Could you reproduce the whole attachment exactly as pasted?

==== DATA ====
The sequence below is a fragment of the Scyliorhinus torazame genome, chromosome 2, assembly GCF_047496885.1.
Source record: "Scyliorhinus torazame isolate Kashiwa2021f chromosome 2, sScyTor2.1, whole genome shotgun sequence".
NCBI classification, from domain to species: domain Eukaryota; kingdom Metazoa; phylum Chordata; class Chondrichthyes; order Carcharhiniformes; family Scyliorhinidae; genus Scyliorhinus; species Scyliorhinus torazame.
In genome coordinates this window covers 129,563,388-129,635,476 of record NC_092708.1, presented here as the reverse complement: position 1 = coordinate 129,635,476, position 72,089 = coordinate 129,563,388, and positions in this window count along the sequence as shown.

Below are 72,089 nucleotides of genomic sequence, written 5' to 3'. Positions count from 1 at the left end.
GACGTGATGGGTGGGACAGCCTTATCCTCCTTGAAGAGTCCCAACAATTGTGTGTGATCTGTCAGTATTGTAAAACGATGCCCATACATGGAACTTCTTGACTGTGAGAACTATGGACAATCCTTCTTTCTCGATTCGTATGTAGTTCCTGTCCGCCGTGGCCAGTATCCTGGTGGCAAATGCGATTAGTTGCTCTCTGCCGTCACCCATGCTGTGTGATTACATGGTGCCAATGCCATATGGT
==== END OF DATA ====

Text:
The sequence below is a fragment of the Scyliorhinus torazame genome, chromosome 2, assembly GCF_047496885.1.
Source record: "Scyliorhinus torazame isolate Kashiwa2021f chromosome 2, sScyTor2.1, whole genome shotgun sequence".
NCBI classification, from domain to species: domain Eukaryota; kingdom Metazoa; phylum Chordata; class Chondrichthyes; order Carcharhiniformes; family Scyliorhinidae; genus Scyliorhinus; species Scyliorhinus torazame.
In genome coordinates this window covers 129,563,388-129,635,476 of record NC_092708.1, presented here as the reverse complement: position 1 = coordinate 129,635,476, position 72,089 = coordinate 129,563,388, and positions in this window count along the sequence as shown.

Below are 72,089 nucleotides of genomic sequence, written 5' to 3'. Positions count from 1 at the left end.
GACGTGATGGGTGGGACAGCCTTATCCTCCTTGAAGAGTCCCAACAATTGTGTGTGATCTGTCAGTATTGTAAAACGATGCCCATACATGGAACTTCTTGACTGTGAGAACTATGGACAATCCTTCTTTCTCGATTCGTATGTAGTTCCTGTCCGCCGTGGCCAGTATCCTGGTGGCAAATGCGATTAGTTGCTCTCTGCCGTCACCCATGCTGTGTGATTACATGGTGCCAATGCCATATGGT